Jussie Smollett’s reaction to the gallows didn’t make sense: a black juror

Jussie Smollett's reaction to the gallows didn't make sense: a black juror

Sydney, 2021-12-14 12:49:00. Jussie Smollett’s reaction to the gallows didn’t make sense: a black juror

CHICAGO – The only black juror on the panel who convicted Josie Smollett of lying to Chicago police said he couldn’t get past what the actor didn’t do after he claimed the attackers tied a noose around his neck: he tore it and walked away.

If others saw stifling as a clumsy effort by Smollett to portray his attackers as racists, Andre Hope saw much more.

“As an African-American person, I don’t go back to the gallows at all,” Andre Hope told WLS-TV. During the trial, Smollett testified that after the attack in downtown Chicago in January 2019, he returned to his home and put the rope around his neck so that policemen who came to his apartment soon after could see him.

Hope wasn’t the only black person who struggled with Smollett’s use of such a powerful symbol of racism in the United States to convince authorities that he was the victim of a hate crime.

In an interview with NewsNation Now after Smollett’s conviction last Thursday, Eddie Johnson – who was the Chicago police superintendent in January 2019 when Smollett said he was attacked – said roughly the same thing.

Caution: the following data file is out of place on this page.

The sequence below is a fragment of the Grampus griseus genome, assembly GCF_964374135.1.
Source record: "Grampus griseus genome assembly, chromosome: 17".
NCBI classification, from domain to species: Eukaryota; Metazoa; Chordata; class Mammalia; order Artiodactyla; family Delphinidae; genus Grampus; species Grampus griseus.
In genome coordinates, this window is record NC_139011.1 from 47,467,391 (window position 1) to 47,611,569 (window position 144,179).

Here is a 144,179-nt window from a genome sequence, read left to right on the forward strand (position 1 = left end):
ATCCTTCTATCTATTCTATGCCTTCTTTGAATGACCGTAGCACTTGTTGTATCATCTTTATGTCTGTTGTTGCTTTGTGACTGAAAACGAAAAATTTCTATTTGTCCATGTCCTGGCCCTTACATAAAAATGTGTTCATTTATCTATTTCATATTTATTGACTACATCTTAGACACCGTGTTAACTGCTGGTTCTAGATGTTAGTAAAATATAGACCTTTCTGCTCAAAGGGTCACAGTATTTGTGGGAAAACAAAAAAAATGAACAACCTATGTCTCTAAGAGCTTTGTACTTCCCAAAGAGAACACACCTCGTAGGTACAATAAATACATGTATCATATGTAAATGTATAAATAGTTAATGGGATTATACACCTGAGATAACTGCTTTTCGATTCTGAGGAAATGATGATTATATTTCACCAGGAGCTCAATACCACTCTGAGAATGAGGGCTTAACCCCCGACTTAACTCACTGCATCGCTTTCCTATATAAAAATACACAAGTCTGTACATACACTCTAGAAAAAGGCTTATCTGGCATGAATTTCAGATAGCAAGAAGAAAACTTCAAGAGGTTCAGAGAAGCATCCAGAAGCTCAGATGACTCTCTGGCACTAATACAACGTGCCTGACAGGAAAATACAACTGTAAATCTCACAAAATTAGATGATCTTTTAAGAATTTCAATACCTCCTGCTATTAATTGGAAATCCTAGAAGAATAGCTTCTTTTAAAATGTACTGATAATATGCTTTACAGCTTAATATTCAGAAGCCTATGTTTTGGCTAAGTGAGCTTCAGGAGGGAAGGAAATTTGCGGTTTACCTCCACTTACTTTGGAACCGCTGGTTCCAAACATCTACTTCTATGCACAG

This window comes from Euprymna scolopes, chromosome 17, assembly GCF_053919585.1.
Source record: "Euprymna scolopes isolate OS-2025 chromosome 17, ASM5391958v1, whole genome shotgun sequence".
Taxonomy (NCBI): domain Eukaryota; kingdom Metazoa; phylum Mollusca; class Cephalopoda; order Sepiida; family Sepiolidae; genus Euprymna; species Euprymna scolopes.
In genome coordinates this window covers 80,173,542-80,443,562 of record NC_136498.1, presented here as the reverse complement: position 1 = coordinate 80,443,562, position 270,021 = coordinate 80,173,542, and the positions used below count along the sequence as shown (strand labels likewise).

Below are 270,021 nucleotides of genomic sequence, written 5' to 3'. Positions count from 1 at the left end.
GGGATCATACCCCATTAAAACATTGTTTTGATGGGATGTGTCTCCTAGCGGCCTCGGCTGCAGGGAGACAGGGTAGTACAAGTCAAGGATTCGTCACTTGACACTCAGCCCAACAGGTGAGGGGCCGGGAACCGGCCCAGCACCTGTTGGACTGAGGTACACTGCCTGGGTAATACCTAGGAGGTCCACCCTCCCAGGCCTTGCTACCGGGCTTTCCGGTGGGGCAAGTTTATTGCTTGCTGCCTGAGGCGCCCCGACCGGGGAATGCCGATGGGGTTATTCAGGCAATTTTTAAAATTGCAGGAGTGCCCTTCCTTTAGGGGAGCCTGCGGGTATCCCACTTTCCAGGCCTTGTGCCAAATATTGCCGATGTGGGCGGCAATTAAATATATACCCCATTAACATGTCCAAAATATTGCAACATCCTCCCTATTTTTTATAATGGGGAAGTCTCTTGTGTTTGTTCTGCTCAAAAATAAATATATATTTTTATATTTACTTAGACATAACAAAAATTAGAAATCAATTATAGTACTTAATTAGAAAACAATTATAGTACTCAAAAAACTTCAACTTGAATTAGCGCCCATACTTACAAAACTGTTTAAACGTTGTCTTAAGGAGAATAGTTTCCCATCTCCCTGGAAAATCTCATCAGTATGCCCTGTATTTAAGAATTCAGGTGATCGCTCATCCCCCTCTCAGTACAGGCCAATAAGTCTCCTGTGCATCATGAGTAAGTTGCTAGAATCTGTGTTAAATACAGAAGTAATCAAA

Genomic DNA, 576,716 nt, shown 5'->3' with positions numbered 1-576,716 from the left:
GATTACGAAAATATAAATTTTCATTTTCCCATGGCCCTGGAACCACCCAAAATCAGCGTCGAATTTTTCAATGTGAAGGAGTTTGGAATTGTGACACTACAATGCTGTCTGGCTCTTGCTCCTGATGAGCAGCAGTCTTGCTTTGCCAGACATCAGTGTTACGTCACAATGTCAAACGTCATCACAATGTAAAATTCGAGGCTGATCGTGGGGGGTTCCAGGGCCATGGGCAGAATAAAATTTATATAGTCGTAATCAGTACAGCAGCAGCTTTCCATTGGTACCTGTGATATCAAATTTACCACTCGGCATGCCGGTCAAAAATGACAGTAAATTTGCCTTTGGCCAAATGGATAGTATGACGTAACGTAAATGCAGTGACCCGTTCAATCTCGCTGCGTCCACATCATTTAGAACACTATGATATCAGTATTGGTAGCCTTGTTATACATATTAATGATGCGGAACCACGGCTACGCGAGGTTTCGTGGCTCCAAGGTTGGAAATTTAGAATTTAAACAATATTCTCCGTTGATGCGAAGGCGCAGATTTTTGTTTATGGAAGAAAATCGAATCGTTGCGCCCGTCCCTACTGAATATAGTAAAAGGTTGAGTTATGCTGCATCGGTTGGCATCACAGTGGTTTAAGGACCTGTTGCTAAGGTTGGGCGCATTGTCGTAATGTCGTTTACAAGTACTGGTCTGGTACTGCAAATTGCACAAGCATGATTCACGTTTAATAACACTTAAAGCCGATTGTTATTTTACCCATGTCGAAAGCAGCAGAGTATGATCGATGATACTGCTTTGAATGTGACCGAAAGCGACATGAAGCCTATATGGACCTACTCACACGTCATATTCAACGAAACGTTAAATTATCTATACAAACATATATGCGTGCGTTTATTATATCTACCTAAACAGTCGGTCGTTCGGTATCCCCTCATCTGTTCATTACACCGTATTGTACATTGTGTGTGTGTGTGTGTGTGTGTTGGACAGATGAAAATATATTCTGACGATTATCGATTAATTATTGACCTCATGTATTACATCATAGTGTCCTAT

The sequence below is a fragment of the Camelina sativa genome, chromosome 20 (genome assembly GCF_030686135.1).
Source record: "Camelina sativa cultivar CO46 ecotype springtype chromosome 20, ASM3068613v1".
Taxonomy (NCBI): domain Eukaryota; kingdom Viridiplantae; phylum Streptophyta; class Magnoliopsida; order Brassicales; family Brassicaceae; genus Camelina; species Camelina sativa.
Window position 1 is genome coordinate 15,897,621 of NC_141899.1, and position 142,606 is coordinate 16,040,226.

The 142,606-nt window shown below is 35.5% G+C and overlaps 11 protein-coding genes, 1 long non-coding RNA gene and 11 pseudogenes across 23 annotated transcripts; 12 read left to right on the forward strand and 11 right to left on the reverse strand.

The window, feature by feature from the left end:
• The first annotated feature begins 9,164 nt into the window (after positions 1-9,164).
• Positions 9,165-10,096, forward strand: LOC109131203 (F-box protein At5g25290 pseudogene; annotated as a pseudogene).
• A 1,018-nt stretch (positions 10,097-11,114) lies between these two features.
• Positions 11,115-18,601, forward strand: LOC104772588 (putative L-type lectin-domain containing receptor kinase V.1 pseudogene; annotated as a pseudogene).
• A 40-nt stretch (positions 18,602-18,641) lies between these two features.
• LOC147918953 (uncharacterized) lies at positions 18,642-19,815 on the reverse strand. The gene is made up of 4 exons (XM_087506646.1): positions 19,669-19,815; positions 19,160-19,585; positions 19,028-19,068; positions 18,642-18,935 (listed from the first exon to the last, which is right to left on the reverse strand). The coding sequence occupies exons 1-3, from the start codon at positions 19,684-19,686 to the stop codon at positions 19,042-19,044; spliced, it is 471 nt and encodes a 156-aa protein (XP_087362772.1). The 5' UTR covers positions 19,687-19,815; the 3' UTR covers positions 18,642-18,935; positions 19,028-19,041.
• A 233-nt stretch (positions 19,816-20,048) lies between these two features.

“I was worried because I don’t think there are many black people in America who have a noose around their necks and they won’t take it off immediately,” Johnson said.

Hope said the evidence against Smollett was overwhelming. At the trial, two brothers testified that Smollett had recruited them to carry out the phantom attack. Hope said that the counter-narrative by Smollett’s lawyers that the couple had actually planned the attack on Smollett did not make sense.

“When you use your common sense as it is, yeah, that’s just it, it wasn’t total,” said Hope, a 63-year-old father of two who lives in a suburb of Bellwood, west of Chicago.

Amal listened to prosecutors arguing that Smollett carried out the hoax because he was angry that the studio where he filmed the TV show “Empire” did not take the hate messages he received seriously. But after all the evidence has been presented, and after all the witnesses have testified, Hope still has one big question.

“I still didn’t know what drove him to do this, why this happened,” Hope said. “He was a star.”

Smollett faces up to three years in prison when he returns to court next year for sentencing. But experts said he is likely to be placed on probation and ordered to perform community service.

That would be fine with Hope, who thinks Smollett doesn’t deserve to go to jail. He said he hoped the actor – who testified that he had lost his livelihood – would be given a chance to resume his career.

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